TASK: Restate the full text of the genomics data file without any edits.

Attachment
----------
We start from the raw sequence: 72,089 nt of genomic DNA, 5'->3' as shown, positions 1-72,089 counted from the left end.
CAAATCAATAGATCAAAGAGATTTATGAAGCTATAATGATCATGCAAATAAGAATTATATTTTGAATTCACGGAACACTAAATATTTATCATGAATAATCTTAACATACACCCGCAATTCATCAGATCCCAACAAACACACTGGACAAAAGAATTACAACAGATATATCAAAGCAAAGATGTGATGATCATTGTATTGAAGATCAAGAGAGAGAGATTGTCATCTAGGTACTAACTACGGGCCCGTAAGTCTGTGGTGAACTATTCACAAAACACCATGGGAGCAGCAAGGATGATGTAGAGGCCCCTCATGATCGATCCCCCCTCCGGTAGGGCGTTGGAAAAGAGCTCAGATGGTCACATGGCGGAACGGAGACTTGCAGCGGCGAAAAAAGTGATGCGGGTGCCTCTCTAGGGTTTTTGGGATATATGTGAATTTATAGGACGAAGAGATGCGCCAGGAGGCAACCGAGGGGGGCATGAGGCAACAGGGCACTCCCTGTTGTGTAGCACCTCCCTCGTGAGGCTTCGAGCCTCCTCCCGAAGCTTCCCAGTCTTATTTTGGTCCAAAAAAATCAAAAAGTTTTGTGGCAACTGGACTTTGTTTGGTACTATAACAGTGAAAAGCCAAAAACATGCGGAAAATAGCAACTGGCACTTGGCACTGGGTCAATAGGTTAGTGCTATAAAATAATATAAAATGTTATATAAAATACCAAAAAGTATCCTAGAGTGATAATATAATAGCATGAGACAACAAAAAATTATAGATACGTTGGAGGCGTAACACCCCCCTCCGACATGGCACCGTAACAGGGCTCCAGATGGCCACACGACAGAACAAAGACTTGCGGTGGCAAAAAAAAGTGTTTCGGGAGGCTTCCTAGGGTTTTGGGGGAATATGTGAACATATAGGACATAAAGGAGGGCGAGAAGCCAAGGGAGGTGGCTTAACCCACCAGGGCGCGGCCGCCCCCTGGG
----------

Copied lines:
We start from the raw sequence: 72,089 nt of genomic DNA, 5'->3' as shown, positions 1-72,089 counted from the left end.
CAAATCAATAGATCAAAGAGATTTATGAAGCTATAATGATCATGCAAATAAGAATTATATTTTGAATTCACGGAACACTAAATATTTATCATGAATAATCTTAACATACACCCGCAATTCATCAGATCCCAACAAACACACTGGACAAAAGAATTACAACAGATATATCAAAGCAAAGATGTGATGATCATTGTATTGAAGATCAAGAGAGAGAGATTGTCATCTAGGTACTAACTACGGGCCCGTAAGTCTGTGGTGAACTATTCACAAAACACCATGGGAGCAGCAAGGATGATGTAGAGGCCCCTCATGATCGATCCCCCCTCCGGTAGGGCGTTGGAAAAGAGCTCAGATGGTCACATGGCGGAACGGAGACTTGCAGCGGCGAAAAAAGTGATGCGGGTGCCTCTCTAGGGTTTTTGGGATATATGTGAATTTATAGGACGAAGAGATGCGCCAGGAGGCAACCGAGGGGGGCATGAGGCAACAGGGCACTCCCTGTTGTGTAGCACCTCCCTCGTGAGGCTTCGAGCCTCCTCCCGAAGCTTCCCAGTCTTATTTTGGTCCAAAAAAATCAAAAAGTTTTGTGGCAACTGGACTTTGTTTGGTACTATAACAGTGAAAAGCCAAAAACATGCGGAAAATAGCAACTGGCACTTGGCACTGGGTCAATAGGTTAGTGCTATAAAATAATATAAAATGTTATATAAAATACCAAAAAGTATCCTAGAGTGATAATATAATAGCATGAGACAACAAAAAATTATAGATACGTTGGAGGCGTAACACCCCCCTCCGACATGGCACCGTAACAGGGCTCCAGATGGCCACACGACAGAACAAAGACTTGCGGTGGCAAAAAAAAGTGTTTCGGGAGGCTTCCTAGGGTTTTGGGGGAATATGTGAACATATAGGACATAAAGGAGGGCGAGAAGCCAAGGGAGGTGGCTTAACCCACCAGGGCGCGGCCGCCCCCTGGG